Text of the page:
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ARI Blog: Article

Restoration Insurance: What is Coinsurance?

Coinsurance is a clause built within every property insurance policy. If you don't carry the proper property insurance limits, this clause will cause significant headaches when settling claims.

What is Coinsurance?

Coinsurance is a contractual requirement within your policy that you agree to insure your property at the correct limits, typically specified by a percentage (80%, 90%, or 100%). If, at the time of the loss, it's determined that the insurance limits are less than the property's value, then you become a "co-insurer" with the insurance company.

Why does the insurance company "punish" you for not carrying proper limits? It's because most property losses are partial losses. For example, less than 2% of fire losses result in a total loss, and 86% of fire losses result in damages less than 20% of a building's value. So without a proper incentive, most insureds would be inclined to purchase limits much less than their actual property values.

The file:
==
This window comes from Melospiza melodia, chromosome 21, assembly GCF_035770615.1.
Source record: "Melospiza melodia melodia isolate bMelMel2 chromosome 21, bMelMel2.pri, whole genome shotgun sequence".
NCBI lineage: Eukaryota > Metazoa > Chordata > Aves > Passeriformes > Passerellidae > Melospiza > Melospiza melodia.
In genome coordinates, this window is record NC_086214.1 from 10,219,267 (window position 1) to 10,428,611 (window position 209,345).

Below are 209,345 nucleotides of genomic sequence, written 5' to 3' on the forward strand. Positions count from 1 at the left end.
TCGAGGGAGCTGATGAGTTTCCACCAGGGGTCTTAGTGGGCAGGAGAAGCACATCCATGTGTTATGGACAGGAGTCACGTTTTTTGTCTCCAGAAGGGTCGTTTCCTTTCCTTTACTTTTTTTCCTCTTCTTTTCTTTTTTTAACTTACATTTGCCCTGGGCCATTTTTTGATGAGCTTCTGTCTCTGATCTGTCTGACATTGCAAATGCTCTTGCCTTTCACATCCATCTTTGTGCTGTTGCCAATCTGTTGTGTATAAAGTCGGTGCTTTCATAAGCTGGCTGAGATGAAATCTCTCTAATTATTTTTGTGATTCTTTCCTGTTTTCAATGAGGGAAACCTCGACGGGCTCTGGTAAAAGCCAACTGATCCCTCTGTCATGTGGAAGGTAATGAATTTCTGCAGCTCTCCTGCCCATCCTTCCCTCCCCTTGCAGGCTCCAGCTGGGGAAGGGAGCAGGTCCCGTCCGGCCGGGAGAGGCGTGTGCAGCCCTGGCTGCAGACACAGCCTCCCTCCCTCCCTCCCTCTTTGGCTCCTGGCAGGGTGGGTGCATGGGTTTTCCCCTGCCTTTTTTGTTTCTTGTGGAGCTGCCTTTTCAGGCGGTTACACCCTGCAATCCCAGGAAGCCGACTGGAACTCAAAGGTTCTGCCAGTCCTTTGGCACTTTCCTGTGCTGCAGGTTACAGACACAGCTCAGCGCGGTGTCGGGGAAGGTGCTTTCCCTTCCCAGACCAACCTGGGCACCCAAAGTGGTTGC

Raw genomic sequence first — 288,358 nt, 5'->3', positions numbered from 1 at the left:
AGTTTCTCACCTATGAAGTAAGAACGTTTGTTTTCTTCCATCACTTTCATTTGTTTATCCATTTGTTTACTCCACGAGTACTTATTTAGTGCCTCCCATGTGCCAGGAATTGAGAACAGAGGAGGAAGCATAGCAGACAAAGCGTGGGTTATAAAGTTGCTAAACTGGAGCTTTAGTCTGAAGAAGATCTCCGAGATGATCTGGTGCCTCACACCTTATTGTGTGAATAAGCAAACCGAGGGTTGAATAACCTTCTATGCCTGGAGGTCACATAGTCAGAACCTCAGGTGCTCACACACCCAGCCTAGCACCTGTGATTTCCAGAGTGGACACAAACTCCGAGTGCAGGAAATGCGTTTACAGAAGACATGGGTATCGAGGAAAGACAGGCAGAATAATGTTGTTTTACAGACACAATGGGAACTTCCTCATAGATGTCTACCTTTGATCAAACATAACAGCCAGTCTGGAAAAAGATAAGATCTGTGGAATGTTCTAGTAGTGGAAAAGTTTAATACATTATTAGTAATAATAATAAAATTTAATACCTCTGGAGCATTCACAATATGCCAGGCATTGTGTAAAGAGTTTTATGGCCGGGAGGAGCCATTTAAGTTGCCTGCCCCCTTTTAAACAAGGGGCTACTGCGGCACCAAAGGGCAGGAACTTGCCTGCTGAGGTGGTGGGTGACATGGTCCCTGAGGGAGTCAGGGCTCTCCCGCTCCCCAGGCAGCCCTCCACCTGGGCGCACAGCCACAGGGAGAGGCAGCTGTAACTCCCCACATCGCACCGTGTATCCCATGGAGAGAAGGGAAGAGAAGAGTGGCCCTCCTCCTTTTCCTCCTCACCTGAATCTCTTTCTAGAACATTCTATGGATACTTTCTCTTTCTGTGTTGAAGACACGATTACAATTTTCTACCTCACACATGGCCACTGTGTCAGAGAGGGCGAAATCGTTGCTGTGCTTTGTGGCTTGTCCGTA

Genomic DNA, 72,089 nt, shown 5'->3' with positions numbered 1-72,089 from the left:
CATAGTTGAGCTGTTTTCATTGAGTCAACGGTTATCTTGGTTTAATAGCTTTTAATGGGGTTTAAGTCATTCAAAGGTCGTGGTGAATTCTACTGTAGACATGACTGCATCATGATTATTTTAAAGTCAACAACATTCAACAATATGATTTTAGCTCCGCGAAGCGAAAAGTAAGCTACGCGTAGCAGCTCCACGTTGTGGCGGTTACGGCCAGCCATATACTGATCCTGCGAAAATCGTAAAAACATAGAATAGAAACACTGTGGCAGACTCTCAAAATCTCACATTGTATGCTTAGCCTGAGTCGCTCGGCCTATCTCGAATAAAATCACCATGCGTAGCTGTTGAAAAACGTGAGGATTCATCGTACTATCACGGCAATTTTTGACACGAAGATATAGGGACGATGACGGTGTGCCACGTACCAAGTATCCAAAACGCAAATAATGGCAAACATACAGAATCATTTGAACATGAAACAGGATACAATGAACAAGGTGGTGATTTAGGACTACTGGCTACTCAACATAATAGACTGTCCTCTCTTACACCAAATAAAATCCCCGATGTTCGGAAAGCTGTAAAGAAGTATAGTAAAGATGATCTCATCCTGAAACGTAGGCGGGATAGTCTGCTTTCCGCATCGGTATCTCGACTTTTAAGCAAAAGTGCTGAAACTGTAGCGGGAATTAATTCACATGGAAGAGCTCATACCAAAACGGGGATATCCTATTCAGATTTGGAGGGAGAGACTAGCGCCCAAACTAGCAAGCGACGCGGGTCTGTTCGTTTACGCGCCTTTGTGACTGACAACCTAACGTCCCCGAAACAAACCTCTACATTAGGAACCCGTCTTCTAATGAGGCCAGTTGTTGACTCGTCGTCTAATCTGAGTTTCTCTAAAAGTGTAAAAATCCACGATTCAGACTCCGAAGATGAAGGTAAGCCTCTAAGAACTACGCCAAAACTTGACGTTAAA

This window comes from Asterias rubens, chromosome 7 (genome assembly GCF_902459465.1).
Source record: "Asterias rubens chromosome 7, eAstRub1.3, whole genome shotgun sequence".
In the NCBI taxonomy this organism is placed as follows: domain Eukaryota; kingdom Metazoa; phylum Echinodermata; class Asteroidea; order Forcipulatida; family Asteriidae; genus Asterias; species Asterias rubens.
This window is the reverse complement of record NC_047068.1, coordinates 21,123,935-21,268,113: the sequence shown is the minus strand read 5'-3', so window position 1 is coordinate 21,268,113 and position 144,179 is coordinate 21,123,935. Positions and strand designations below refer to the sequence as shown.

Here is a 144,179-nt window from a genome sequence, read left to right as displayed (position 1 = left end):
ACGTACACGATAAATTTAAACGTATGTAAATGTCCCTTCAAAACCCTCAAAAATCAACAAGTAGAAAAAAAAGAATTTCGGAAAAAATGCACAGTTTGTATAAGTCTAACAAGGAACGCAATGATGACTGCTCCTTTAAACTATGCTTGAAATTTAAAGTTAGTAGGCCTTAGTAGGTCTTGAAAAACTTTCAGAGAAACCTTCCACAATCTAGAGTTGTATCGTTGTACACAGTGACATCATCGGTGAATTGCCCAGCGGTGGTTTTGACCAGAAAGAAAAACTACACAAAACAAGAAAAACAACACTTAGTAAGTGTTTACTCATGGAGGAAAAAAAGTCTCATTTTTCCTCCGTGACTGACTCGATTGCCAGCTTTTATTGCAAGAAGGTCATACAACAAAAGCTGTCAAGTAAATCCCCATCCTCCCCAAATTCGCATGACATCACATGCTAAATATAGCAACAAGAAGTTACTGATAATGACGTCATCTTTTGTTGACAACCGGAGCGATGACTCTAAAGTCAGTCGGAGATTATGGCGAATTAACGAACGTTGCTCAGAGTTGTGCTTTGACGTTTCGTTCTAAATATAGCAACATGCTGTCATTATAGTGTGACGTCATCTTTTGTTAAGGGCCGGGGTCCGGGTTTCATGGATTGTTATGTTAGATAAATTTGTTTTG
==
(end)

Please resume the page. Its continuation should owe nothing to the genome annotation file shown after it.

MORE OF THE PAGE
An Example

Let's say you own a building worth $1,000,000. However, knowing you're statistically most likely to experience only a partial loss to your property, you decide to insure the building for only $500,000 (50% of its actual value). A fire to the building causes $150,000 in damage to the building. As the insurance company evaluates the claim, they determine that you had only purchased insurance at 50% of the value of your structure.

The insurance company would then invoke the coinsurance clause from your policy which, because you had insured the building at 50% of its value, would only pay 50% of the claim, which in this case would be $75,000. You would then be left to pay the additional $75,000 of the claim.

ARI Brokers can help you determine the proper property limits for your company. Our expert staff will help you evaluate property exposures and select adequate boundaries to avoid coinsurance penalties.

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